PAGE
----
Western Digital (WD) announced their first SSD drive for the desktop/laptop market space today. Their drive offers the typical256, 128, and 64GB capacity points over a SATA interface. Performance looks ok at 5K random read or write IO/s with sustained transfers at 250 and 140MB/s for read and write respectively. But what caught my eye was a new specification I hadn’t seen before indicating Maximum GB written per day of 17.5, 35 and 70GB/d for their drives using WD’s Operational Lifespan – LifeEST(tm) definition.
I couldn’t find anywhere that said which NAND technology was used in the device but it likely uses MLC NAND. In a prior posting we discussed a Toshiba study that said a “typical” laptop user writes about 2.4GB/d and a “heavy” laptop user writes about 9.2GB/d. This data would indicate that WD’s new 64GB drive can handle almost 2X the defined “heavy” user workload for laptops and their other drives would handle it just fine. A data write rate for desktop work, as far as I can tell, has not been published, but presumably it would be greater than laptop users.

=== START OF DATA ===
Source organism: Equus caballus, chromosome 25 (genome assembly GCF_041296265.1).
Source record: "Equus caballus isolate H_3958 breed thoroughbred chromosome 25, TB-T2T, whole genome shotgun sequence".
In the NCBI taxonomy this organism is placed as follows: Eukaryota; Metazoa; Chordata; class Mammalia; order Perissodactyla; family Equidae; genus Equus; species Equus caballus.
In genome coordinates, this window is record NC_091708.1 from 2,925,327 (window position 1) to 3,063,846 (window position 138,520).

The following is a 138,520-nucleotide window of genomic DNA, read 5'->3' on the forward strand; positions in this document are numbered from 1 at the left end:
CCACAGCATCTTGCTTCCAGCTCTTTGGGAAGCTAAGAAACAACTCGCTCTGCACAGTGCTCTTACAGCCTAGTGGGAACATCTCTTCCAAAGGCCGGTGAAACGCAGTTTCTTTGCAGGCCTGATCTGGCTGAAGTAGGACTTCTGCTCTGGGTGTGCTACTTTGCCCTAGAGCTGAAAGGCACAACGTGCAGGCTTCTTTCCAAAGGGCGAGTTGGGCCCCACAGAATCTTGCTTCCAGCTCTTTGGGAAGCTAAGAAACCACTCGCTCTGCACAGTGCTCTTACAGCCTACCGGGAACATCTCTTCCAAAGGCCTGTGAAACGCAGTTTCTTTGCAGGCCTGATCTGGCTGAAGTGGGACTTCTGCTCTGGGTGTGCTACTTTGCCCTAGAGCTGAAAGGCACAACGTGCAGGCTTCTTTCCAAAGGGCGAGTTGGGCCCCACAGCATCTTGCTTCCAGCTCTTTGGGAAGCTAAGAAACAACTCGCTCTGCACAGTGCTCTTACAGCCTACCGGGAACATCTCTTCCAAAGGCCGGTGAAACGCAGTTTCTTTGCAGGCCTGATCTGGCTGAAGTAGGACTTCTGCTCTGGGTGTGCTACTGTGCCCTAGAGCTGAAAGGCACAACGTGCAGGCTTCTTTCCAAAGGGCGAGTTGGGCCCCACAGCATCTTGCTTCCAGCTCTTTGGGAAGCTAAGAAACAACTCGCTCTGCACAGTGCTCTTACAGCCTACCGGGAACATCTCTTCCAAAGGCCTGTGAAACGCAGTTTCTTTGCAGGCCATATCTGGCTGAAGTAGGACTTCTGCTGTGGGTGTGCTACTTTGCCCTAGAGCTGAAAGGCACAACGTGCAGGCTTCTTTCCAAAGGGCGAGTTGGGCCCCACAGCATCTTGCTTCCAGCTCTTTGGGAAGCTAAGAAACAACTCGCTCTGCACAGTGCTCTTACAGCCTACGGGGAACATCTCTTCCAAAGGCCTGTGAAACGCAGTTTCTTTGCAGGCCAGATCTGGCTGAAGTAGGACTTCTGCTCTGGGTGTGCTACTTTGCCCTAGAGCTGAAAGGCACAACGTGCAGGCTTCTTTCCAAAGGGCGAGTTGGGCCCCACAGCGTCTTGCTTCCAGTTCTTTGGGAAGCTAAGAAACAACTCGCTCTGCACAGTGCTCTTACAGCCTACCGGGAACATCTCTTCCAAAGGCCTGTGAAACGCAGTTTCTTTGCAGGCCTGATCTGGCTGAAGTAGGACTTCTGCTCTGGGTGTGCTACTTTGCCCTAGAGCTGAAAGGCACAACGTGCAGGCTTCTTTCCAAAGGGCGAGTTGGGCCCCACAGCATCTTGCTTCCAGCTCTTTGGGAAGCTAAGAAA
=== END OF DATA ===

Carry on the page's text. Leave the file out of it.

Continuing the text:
From my perspective more information on the drives underlying NAND technology, on what a LifeEST specification actually means, and a specification as to how much NAND storage was actually present would be nice, but these are all personal nits. All that aside, I applaud WD for standing up and saying what data write rate their drives can support. This needs to be a standard part of any SSD specification sheet and I look forward to seeing more information like this coming from other vendors as well.